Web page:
Please watch the footage below. It was a flow back after breaking out the lubricator on the rig floor.
We don’t know full details what was happened but from what we’ve seen in this VDO, it shown that the well was flowing after the wireline operation was completed. The crew broke out the connection between the wireline lubricator and the string set on the rotary table. Few seconds after the connection was removed, the well flowed back. The flow became stronger as you can see the drilling fluid was pushed out from the drillstring quickly and the rotary table started to turn black. The lubricator was pushed by hydraulic power from the mud and it was swung around. Eventually, the crew went back to connect the lubricator to the string and the well stopped flowing. It seem like the situation was under control at the end. Luckily, there was no gas or any spark that can cause fire on the rig floor.
Bullheading is one of the well control methods that involve pumping formation fluids back into formation into a shut-in well. You can read the basic details about bullheading from this link https://www.drillingformulas.com/bullheading-well-control-method/. For this time, this article will be focused on a calculation example for bullheading operation.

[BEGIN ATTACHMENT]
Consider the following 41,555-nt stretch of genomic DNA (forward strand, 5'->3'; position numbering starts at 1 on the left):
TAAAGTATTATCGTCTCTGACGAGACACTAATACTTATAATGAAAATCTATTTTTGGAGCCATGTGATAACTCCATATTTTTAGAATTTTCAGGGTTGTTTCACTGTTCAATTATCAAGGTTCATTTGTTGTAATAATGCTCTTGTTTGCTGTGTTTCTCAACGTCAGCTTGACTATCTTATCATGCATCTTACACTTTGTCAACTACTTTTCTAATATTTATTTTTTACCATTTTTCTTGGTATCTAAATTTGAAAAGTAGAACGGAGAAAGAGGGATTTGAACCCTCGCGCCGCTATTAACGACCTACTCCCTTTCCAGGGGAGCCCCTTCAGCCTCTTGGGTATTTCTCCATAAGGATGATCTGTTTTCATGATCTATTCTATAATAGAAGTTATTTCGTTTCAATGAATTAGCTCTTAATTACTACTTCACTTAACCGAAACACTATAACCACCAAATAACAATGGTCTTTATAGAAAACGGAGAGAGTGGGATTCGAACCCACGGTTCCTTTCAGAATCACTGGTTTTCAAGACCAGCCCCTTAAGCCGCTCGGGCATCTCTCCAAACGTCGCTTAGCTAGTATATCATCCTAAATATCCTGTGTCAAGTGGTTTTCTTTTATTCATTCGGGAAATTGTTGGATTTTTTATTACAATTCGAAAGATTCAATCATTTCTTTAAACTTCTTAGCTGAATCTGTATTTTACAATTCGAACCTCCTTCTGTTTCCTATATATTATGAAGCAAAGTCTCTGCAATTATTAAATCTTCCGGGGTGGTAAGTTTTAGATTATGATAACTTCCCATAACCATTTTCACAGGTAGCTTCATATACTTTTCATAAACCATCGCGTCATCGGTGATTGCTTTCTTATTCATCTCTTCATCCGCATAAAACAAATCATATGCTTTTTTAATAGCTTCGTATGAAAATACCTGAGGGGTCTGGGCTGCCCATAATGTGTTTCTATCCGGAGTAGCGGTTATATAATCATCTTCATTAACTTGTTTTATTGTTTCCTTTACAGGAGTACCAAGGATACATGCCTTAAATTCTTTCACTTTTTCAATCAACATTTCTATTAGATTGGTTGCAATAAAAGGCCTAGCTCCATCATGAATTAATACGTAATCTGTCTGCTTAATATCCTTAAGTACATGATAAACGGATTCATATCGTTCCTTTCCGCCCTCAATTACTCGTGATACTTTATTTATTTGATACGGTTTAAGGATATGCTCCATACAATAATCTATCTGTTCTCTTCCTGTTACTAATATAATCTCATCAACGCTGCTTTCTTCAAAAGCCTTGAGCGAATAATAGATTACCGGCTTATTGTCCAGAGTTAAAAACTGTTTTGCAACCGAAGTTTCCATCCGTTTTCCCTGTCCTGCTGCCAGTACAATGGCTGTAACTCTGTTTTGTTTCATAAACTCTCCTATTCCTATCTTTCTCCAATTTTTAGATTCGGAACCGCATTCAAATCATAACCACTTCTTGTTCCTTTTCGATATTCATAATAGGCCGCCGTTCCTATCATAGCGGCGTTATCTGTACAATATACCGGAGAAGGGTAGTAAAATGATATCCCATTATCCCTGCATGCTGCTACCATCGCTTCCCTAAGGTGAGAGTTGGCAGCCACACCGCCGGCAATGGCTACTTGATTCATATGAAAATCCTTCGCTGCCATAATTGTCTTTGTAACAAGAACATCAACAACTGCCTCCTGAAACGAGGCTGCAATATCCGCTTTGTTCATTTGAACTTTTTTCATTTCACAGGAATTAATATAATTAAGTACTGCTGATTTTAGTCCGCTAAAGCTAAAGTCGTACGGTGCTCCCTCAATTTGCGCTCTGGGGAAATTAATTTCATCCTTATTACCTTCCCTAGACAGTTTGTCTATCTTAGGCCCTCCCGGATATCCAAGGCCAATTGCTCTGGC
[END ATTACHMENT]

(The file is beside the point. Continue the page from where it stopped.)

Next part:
A mud gas separator or poor boy degasser or gas buster is one of the most critical well control equipment on drilling rigs. It is used to separate gas kick from drilling mud while circulating kick out of wells or circulating gas while drilling or workover operations. The mud gas separator used on drilling rigs is typically a vertical cylindrical vessel with many baffle plates inside because vertical vessels have small footprints. The drilling mud from the well goes into the mud gas separator and hits baffles. Then gas will be removed due to hitting action. The gas will go up and exist to atmosphere via a vent line at the top of the vessel. The drilling fluid drops after colliding baffles and exists the mud gas separator through the line and return to a mud pit.